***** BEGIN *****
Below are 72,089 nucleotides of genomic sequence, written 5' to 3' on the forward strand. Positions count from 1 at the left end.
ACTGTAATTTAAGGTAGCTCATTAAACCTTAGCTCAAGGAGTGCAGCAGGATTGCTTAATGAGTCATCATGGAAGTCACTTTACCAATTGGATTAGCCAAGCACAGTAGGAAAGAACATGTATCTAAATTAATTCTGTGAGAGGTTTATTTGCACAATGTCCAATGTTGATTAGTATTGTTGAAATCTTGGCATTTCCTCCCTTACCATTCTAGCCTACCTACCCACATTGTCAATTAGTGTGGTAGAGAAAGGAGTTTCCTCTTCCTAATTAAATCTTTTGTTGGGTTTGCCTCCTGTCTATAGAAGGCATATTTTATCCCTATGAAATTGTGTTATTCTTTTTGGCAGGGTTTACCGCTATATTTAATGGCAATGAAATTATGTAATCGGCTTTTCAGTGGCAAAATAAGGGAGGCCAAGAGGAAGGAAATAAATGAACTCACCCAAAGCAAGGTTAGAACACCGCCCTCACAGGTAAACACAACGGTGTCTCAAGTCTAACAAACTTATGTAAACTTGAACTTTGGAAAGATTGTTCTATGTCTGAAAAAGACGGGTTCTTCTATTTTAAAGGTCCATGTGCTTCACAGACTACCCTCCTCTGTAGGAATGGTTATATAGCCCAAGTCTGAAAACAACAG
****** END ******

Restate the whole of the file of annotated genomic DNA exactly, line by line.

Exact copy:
Below are 72,089 nucleotides of genomic sequence, written 5' to 3' on the forward strand. Positions count from 1 at the left end.
ACTGTAATTTAAGGTAGCTCATTAAACCTTAGCTCAAGGAGTGCAGCAGGATTGCTTAATGAGTCATCATGGAAGTCACTTTACCAATTGGATTAGCCAAGCACAGTAGGAAAGAACATGTATCTAAATTAATTCTGTGAGAGGTTTATTTGCACAATGTCCAATGTTGATTAGTATTGTTGAAATCTTGGCATTTCCTCCCTTACCATTCTAGCCTACCTACCCACATTGTCAATTAGTGTGGTAGAGAAAGGAGTTTCCTCTTCCTAATTAAATCTTTTGTTGGGTTTGCCTCCTGTCTATAGAAGGCATATTTTATCCCTATGAAATTGTGTTATTCTTTTTGGCAGGGTTTACCGCTATATTTAATGGCAATGAAATTATGTAATCGGCTTTTCAGTGGCAAAATAAGGGAGGCCAAGAGGAAGGAAATAAATGAACTCACCCAAAGCAAGGTTAGAACACCGCCCTCACAGGTAAACACAACGGTGTCTCAAGTCTAACAAACTTATGTAAACTTGAACTTTGGAAAGATTGTTCTATGTCTGAAAAAGACGGGTTCTTCTATTTTAAAGGTCCATGTGCTTCACAGACTACCCTCCTCTGTAGGAATGGTTATATAGCCCAAGTCTGAAAACAACAG